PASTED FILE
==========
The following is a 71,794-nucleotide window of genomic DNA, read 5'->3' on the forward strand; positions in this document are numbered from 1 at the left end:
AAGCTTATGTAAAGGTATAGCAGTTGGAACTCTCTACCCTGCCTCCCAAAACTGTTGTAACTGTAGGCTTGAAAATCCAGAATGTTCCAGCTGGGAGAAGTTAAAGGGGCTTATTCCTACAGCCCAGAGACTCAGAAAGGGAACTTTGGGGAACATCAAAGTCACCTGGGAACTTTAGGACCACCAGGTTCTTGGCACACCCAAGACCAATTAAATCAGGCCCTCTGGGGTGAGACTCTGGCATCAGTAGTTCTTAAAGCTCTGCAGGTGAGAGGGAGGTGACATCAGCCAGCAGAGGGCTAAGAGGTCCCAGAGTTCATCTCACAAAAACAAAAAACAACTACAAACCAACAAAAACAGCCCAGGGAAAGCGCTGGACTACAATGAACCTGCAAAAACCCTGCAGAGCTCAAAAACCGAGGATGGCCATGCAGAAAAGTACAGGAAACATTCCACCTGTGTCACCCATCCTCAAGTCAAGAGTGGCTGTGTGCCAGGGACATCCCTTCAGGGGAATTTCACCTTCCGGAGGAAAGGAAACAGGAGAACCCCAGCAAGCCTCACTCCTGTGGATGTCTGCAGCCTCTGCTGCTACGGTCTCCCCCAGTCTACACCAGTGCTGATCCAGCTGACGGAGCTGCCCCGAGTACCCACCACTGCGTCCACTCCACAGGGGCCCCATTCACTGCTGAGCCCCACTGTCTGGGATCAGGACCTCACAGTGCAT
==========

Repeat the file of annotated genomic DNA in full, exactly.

The following is a 71,794-nucleotide window of genomic DNA, read 5'->3' on the forward strand; positions in this document are numbered from 1 at the left end:
AAGCTTATGTAAAGGTATAGCAGTTGGAACTCTCTACCCTGCCTCCCAAAACTGTTGTAACTGTAGGCTTGAAAATCCAGAATGTTCCAGCTGGGAGAAGTTAAAGGGGCTTATTCCTACAGCCCAGAGACTCAGAAAGGGAACTTTGGGGAACATCAAAGTCACCTGGGAACTTTAGGACCACCAGGTTCTTGGCACACCCAAGACCAATTAAATCAGGCCCTCTGGGGTGAGACTCTGGCATCAGTAGTTCTTAAAGCTCTGCAGGTGAGAGGGAGGTGACATCAGCCAGCAGAGGGCTAAGAGGTCCCAGAGTTCATCTCACAAAAACAAAAAACAACTACAAACCAACAAAAACAGCCCAGGGAAAGCGCTGGACTACAATGAACCTGCAAAAACCCTGCAGAGCTCAAAAACCGAGGATGGCCATGCAGAAAAGTACAGGAAACATTCCACCTGTGTCACCCATCCTCAAGTCAAGAGTGGCTGTGTGCCAGGGACATCCCTTCAGGGGAATTTCACCTTCCGGAGGAAAGGAAACAGGAGAACCCCAGCAAGCCTCACTCCTGTGGATGTCTGCAGCCTCTGCTGCTACGGTCTCCCCCAGTCTACACCAGTGCTGATCCAGCTGACGGAGCTGCCCCGAGTACCCACCACTGCGTCCACTCCACAGGGGCCCCATTCACTGCTGAGCCCCACTGTCTGGGATCAGGACCTCACAGTGCAT